People always make two comments to me that shake me up. I wonder how humanity has made it this far. First one is “Did you have another option than to take her in?” (This is asked many different ways).

Second one is “I don’t think I could do it.” (Sometimes this is implied as if we are some kind of heroes. We are not. We are humans)!

It doesn’t matter what anyone thinks because until the event shows up no one really knows how they will react.

It took two and a half years of waiting and fighting to adopt her. Finally on December 1st of 2016, she was ours.

My daughter got pregnant with her second child and I heard from a woman in her building who took my number down from borrowing her phone. My daughter at the time was four months into her pregnancy. I felt it. She’s in Florida and we are in North Carolina. I would hear from her periodically. Since she got pregnant I heard from her only twice and when she did call I would ask and she would lie.

Her baby was born in April of 2017. She was alone. She didn’t know who was the baby’s father. I called social services and begged them not to let her take the child home. It took 10 months for anyone to do something. By this time he had been terrorized by her new boyfriend, had gotten pregnant again with her third and finally the county removed him from her care.  We got the call two months after he was removed, right around the time he was to turn one years old.

I was asked by the social worker if we wanted him. I was completely torn. My husband and I were to leave to Peru for my 50th birthday the following week. The social worker told me it was a long shot. I went home and shared with my husband who immediately said he wanted the baby boy. Our little girl needed a sibling. I called the social worker and told her we would take him. It took another six months of fighting with the system to get him. It was excruciating and exhausting. And, once again, the comments began with folks who believe they have the answers. “Not again! You aren’t going to take on another one…?”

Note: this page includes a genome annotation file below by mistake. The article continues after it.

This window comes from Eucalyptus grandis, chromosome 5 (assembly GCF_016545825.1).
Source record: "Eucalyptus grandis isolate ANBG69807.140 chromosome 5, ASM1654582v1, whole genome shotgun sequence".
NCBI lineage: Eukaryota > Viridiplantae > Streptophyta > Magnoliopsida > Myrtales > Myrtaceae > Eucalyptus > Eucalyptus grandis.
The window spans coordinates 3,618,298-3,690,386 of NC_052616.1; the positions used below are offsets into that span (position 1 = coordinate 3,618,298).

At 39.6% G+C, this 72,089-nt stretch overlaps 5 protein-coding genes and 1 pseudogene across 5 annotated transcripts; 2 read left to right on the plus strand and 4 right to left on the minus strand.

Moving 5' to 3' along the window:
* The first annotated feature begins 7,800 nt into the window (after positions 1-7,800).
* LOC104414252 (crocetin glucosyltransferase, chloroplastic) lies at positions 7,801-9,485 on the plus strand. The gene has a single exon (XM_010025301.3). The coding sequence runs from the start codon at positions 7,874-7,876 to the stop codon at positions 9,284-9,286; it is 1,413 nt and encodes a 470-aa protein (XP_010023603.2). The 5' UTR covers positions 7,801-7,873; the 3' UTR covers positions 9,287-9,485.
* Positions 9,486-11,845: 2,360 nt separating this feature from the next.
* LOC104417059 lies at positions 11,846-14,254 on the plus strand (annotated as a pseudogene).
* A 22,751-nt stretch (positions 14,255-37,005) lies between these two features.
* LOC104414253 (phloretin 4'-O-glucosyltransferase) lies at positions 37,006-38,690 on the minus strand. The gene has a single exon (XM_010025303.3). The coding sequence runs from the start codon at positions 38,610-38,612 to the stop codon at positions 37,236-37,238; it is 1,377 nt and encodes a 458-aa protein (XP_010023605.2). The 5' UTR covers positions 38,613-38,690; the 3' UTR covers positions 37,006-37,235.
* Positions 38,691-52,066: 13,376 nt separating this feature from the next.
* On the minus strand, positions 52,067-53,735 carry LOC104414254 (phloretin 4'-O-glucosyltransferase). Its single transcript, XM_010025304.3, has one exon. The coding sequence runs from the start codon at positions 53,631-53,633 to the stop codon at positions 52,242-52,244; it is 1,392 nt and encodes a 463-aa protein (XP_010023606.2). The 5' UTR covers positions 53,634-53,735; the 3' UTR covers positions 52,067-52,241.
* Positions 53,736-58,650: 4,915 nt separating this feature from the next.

Yet, something had changed in my life from all my other adoptions. My circle of friends are supportive. They are tribal. They gathered together and helped make this a wonderful experience. For the first time after seven other children, I had a baby shower. I was shown support from many. The few who had negative comments weren’t in my immediate life anymore. I changed and, therefore, my circle changed.

I won’t tolerate negativity any longer!

Our hearts determine our lives. I don’t judge anyone for saving a child. I can’t. I have learned after eight of them that I am here to mother many. My husband is an incredible father. This is his first rodeo and I’m navigating the challenges and struggles, the love and sleepless nights, the snuggles and cuddles, the reward of seeing two more children saved from a horrific situation. As for my daughter, she will continue to do whatever she wants to do. She’s allowed to because the system is corrupt. She lost her third child (immediately that she was born) and the baby is thriving in a beautiful home.

We are made from love to give love away as much, as often, and as freely as possible.

Adoption is a personal choice. Taking kids into your home is a remarkable way of giving back to this world. It is not for everyone. It’s not easy and these children are traumatized. They need assistance and patience. I ask that when you hear someone talk about adopting, or fostering, you can save the judgment and recognize the magic that’s happening to those little souls. You get to shape your perception and your words carefully.